The concept delivers a huge economic benefit to millions of individuals who live in rural areas and have been impeded by significant communication barriers
President Samia Suluhu Hassan yesterday witnessed the signing of rural telecommunication projects that will provide communication services to 8.5 million people who have no access to the network.
The contracts will see five telecommunication companies build 758 new towers worth Sh265.3 billion in 713 wards on the mainland and some 304 other towers that currently provide 2G internet services upgraded to 3G and 4G, according to the Minister for Information, Communication, and ICT, Mr Nape Nnauye.
The projects are implemented by the telcos in partnership with the government, which provides up to 40 percent of the financing as grants, while the mobile network operators top up the remaining 60 percent.
The projects are implemented under the state-run Universal Communications Service Access Fund (UCSAF), which was established with the aim of delivering and achieving communication services for citizens living in a few urban areas and many remote rural areas with no commercial appeal for telecommunication service providers.
A similar project was inaugurated in Zanzibar last year and now access to network services is estimated at 99 percent.
The companies that signed the agreement yesterday include Tigo, which will build 262 towers; Vodacom, which will build 190 towers; Airtel, which will build 168 towers; TTCL, which will build 104 towers; and Halotel, which will build 34 towers.
President Hassan asked the government officials to ensure they support the implementation of the projects by quickly issuing the construction permits and reviewing some of the charges to reduce operational costs.
“I direct all local councils to ensure that the construction permits are issued within a month,” she said in Dodoma after expressing concerns that the permits have been delayed by up to six months.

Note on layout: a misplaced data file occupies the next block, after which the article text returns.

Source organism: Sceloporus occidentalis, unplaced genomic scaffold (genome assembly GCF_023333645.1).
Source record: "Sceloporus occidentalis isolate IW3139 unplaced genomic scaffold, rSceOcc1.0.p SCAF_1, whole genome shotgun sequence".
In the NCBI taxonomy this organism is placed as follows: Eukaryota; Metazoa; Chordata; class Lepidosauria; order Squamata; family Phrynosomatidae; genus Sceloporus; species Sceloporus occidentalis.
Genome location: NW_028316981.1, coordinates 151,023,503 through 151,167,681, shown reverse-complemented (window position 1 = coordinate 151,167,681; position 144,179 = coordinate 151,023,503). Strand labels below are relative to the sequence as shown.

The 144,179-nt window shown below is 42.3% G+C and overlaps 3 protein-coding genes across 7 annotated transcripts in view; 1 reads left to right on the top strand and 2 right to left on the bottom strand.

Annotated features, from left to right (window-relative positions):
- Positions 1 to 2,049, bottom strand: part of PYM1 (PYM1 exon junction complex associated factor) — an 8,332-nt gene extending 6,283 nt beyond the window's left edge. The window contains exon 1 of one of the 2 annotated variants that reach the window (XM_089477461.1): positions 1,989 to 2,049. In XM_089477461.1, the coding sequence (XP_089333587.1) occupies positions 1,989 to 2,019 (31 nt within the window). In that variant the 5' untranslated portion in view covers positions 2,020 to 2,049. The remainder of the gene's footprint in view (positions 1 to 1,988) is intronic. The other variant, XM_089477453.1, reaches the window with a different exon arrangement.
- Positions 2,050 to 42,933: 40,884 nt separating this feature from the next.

She also asked the Rural Energy Agency (Rea) to make sure that all the towers are connected to electricity to reduce the cost of running generators.
According to her, one tower runs at Sh1.8 million per month using a diesel-powered generator, but the cost could be reduced to Sh400,000 if connected to the grid.
She also asked the government officials to review the charges of lying about the telecommunication infrastructure along the road reserve by the companies.
“These charges were set at a time when we were thinking that telecommunication services were not that important and that rural people were not benefiting. Today, we are expanding to rural areas, and we need to make sure that they get affordable services,” she said.
“We need to understand that adding operational costs to the telecommunication companies will be reflected in the cost of bundles,” she added.
“Spreading better communication services will stimulate growth in almost all economic sectors, therefore making the rural dwellers part of the country’s development, which we are pushing,” said President Hassan.
“We want to stimulate business activities in villages and easily connect farmers with the relevant markets and technologies that will provide useful information to them,” she said.
She said health services will also improve in rural areas through telemedicine services, which can play a critical role in addressing maternal and child mortality in villages.
Mr Nnauye said the government had so far signed 19 contracts with the telcos and provided grants worth Sh199 billion in an attempt to ensure service provision to 15.1 million people.
“In reality, it’s difficult for telecommunications companies to invest in rural areas where the economy is still low. That’s why the government formed this fund to specifically ensure all people have access to communication services, in partnership with the service providers,” said Mr Nnauye.
Mr Nnauye said UCSAF had announced a tender for 763 wards, and the operators subscribed to 713 of them, equivalent to 93 percent.
He said it was a success, as previously the firms only reached 60 percent.
Speaking on behalf of the Tanzania Mobile Network Operators Association (TAMNOA), Vodacom Tanzania PLC managing director Mr Philip Besiimire said the companies had invested a total of Sh6.5 trillion in the telecom sector.
“We will continue expanding our network to provide services to more Tanzanians,” he said, adding that Tamnoa members have also invested Sh300 billion in the national ICT backbone.
“We promise to participate in and implement the Tanzania digital project. Our aim is to connect all people with the world in different aspects like education, health, and economy,” he said.
He said the companies have also invested Sh28 billion in social impact projects in the last five years.
On the other hand, World Bank country director Nathan Balete said the institution was “proud to be associated with” the project.
“Advancement in technology can have a great impact on the way people interact locally and globally,” he said, adding that digital communication through voice, messaging, video and data-sharing applications is essential in both business and personal life.